Your endocrine system is a set of organs and glands that produce hormones, which your tissues use to send signals to each other. Located in the front of your neck, your thyroid gland secretes hormones that regulate how your body uses energy. When the thyroid gland releases too much thyroid hormone, many of the body’s processes speed up as a result. This overproduction of thyroid hormone can have multiple underlying causes, including an autoimmune condition known as Graves’ disease, overactive thyroid nodules, thyroiditis (inflammation in the thyroid gland), excessive iodine intake, and overuse of thyroid hormone medication. In rare cases, hyperthyroidism can be caused by a noncancerous tumor in the pituitary gland.
In the United States, approximately 1 out of every 100 people over the age of 12 have hyperthyroidism. The condition is initially managed with medication, although some patients will ultimately require surgery.
Symptoms of Hyperthyroidism
Symptoms of hyperthyroidism are a result of the body’s accelerated use of energy caused by excess thyroid hormone.
Symptoms of hyperthyroidism may include:
- Difficulty sleeping
- Frequent bowel movements
- Rapid, irregular heartbeat
- Excessive sweating
- Unexplained weight loss
- Weak or shaky muscles
Risk Factors for Hyperthyroidism
Certain people are at greater risk for developing hyperthyroidism.
Risk factors for hyperthyroidism may include:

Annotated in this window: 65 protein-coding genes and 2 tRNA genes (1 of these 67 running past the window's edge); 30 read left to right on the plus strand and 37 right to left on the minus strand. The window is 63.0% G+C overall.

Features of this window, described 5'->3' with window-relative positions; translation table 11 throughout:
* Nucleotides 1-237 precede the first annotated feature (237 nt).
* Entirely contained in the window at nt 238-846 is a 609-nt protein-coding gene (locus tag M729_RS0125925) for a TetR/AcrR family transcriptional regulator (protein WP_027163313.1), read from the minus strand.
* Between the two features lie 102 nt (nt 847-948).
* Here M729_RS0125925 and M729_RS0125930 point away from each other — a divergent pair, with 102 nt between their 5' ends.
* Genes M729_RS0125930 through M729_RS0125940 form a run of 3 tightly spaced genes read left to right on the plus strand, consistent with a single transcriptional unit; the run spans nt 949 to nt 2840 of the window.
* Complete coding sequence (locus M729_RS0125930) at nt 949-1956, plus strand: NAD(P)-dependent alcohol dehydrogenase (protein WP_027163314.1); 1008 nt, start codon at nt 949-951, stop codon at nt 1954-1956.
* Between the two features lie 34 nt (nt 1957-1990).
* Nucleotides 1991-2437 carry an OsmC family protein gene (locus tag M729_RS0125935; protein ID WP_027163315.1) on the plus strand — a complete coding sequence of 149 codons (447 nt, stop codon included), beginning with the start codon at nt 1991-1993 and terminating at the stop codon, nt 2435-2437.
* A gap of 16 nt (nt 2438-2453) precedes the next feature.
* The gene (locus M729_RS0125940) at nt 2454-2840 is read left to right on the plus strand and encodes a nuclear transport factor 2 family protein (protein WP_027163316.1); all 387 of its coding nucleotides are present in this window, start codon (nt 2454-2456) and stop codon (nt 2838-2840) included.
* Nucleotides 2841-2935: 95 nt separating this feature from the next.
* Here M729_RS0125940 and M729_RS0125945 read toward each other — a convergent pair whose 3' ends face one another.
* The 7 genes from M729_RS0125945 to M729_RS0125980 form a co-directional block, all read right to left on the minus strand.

- Age: Hyperthyroidism is more common in individuals over the age of 60.
- Comorbid conditions: Hyperthyroidism is associated with pernicious anemia, type 1 or type 2 diabetes, and primary adrenal insufficiency.
- Family history: Individuals with a family history of thyroid disease are more likely to develop hyperthyroidism.
- Health history: A recent pregnancy and use of medications containing iodine may increase an individuals’s risk of developing hyperthyroidism.
- Personal history: Research suggests high dietary iodine consumption and nicotine use may put you at risk for developing hyperthyroidism.
- Sex: Female patients are more likely than male patients to develop hyperthyroidism.
Treating Hyperthyroidism at UT Health Austin
Hyperthyroidism treatment begins with a consultation in which an endocrinologist or endocrine surgeon will evaluate whether your condition should be managed through medication, with radioactive iodine treatment, or surgery. Your care team will work with you to determine the best course of treatment.
Care Team Approach
At UT Health Austin, we take a multidisciplinary approach to your care. This means you will benefit from the expertise of multiple specialists across a variety of disciplines caring for you in one place to avoid having to schedule multiple appointments with providers at locations all over the city. The Surgical Oncology Clinic care team includes fellowship-trained cancer surgeons that are nationally recognized leaders at the forefront of their field as well as physical therapists, dietitians, social workers, and more as well as other members of the CaLM Care Team who work together to help you get back to the things in your life that matter most to you.
Through our Multidisciplinary Case Conferences, we collaborate with our colleagues at the Dell Medical School and The University of Texas at Austin to utilize the latest research, diagnostic, and treatment techniques, allowing us to identify new therapies to improve cancer treatment. We also work closely with your referring provider and the Livestrong Cancer Institutes to provide integrated, whole-person care. We focus on applying advanced surgical techniques, including robotic and laparoscopic surgery and other minimally invasive approaches, in combination with comprehensive attention to your complex needs, including nutrition, physical therapy, psychosocial wellbeing, and financial support. Advanced imaging and lab testing are also available on-site if needed.